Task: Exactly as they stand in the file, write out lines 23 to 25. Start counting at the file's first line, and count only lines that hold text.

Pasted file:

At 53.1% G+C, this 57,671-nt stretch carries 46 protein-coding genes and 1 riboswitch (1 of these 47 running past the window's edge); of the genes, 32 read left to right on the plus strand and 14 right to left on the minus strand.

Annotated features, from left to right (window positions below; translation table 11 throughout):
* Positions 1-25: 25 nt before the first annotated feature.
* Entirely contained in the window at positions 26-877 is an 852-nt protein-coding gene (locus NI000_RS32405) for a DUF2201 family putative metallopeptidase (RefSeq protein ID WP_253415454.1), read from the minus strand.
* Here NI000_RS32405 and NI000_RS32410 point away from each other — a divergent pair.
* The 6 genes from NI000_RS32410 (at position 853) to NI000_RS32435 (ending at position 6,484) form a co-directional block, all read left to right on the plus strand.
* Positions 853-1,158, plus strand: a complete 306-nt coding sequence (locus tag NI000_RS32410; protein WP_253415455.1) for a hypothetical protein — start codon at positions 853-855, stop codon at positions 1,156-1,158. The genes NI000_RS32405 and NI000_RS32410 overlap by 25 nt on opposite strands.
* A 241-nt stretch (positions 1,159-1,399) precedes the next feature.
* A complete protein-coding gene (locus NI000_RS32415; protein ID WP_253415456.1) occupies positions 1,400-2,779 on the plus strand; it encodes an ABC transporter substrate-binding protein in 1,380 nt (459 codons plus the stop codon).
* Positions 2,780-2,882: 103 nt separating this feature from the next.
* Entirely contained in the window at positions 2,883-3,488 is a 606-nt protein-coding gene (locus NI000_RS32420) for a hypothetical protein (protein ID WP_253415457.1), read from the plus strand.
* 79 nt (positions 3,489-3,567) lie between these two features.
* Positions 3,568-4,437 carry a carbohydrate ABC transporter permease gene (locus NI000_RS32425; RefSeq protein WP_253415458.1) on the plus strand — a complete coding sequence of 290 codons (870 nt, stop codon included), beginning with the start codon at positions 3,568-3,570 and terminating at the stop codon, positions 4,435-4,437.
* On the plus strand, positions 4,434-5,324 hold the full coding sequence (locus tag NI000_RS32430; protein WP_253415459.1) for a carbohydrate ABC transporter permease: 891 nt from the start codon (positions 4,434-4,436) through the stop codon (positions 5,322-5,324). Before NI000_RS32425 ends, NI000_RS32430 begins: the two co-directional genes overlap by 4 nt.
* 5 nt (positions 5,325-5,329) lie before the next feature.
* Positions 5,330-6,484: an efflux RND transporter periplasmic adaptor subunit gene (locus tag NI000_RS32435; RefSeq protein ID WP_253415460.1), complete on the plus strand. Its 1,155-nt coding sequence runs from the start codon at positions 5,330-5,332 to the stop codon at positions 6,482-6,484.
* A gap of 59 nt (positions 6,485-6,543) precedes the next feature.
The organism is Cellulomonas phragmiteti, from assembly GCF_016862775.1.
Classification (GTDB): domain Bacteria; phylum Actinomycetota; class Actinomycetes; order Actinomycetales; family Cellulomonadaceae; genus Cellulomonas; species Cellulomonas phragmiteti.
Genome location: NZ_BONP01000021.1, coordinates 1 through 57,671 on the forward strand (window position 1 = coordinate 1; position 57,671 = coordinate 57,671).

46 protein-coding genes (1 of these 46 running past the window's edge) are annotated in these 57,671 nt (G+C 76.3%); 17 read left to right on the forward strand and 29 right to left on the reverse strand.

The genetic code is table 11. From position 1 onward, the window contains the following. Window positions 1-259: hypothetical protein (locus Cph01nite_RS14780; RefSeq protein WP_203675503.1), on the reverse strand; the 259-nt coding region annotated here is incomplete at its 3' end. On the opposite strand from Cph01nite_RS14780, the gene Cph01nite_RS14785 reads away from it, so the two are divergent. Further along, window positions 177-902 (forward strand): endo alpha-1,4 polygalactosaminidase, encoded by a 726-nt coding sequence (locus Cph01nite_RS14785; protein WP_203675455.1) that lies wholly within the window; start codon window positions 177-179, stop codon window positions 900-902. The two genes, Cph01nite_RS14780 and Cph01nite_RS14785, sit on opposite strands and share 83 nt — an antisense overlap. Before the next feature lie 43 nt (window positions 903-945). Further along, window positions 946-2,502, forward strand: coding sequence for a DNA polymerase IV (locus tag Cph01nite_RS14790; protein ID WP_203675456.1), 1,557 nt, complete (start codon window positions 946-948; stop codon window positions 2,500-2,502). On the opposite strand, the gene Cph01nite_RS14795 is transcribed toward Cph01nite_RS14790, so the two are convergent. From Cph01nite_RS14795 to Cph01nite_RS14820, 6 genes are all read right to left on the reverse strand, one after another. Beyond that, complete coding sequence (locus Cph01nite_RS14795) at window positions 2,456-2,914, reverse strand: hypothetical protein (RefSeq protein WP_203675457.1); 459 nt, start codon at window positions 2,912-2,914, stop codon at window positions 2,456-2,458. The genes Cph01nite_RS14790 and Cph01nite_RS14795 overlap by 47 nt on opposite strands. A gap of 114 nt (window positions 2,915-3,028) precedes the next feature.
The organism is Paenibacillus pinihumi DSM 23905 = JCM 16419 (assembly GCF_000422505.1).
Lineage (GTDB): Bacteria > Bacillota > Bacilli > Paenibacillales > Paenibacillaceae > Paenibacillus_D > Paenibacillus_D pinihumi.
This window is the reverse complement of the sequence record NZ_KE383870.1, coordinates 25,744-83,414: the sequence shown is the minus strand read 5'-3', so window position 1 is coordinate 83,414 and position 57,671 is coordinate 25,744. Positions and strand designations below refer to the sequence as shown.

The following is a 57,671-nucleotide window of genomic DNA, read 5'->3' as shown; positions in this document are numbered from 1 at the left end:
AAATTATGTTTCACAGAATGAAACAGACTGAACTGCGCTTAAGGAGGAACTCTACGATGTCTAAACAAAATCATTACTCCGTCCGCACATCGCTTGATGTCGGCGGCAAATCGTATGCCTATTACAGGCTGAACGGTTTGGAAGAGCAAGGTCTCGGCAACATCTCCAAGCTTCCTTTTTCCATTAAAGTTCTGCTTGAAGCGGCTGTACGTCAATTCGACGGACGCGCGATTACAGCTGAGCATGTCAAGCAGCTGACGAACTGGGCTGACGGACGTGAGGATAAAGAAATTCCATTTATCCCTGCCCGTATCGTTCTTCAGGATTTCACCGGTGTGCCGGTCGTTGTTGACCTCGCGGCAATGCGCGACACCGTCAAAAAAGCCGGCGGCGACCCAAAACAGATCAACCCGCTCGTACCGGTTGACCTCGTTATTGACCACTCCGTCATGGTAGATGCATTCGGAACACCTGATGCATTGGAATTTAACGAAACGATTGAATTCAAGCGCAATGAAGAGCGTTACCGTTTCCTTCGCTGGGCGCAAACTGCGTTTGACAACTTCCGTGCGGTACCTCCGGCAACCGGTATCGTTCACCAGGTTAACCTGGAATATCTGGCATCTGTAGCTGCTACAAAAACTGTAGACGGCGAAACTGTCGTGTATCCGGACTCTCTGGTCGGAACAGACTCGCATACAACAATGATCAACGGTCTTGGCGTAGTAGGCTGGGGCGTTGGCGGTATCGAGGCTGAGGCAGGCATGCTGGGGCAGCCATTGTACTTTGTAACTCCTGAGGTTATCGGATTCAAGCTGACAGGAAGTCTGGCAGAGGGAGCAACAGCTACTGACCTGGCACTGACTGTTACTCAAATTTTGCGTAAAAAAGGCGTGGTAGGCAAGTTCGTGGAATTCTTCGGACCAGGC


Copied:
The organism is Paenibacillus pinihumi DSM 23905 = JCM 16419 (assembly GCF_000422505.1).
Lineage (GTDB): Bacteria > Bacillota > Bacilli > Paenibacillales > Paenibacillaceae > Paenibacillus_D > Paenibacillus_D pinihumi.
This window is the reverse complement of the sequence record NZ_KE383870.1, coordinates 25,744-83,414: the sequence shown is the minus strand read 5'-3', so window position 1 is coordinate 83,414 and position 57,671 is coordinate 25,744. Positions and strand designations below refer to the sequence as shown.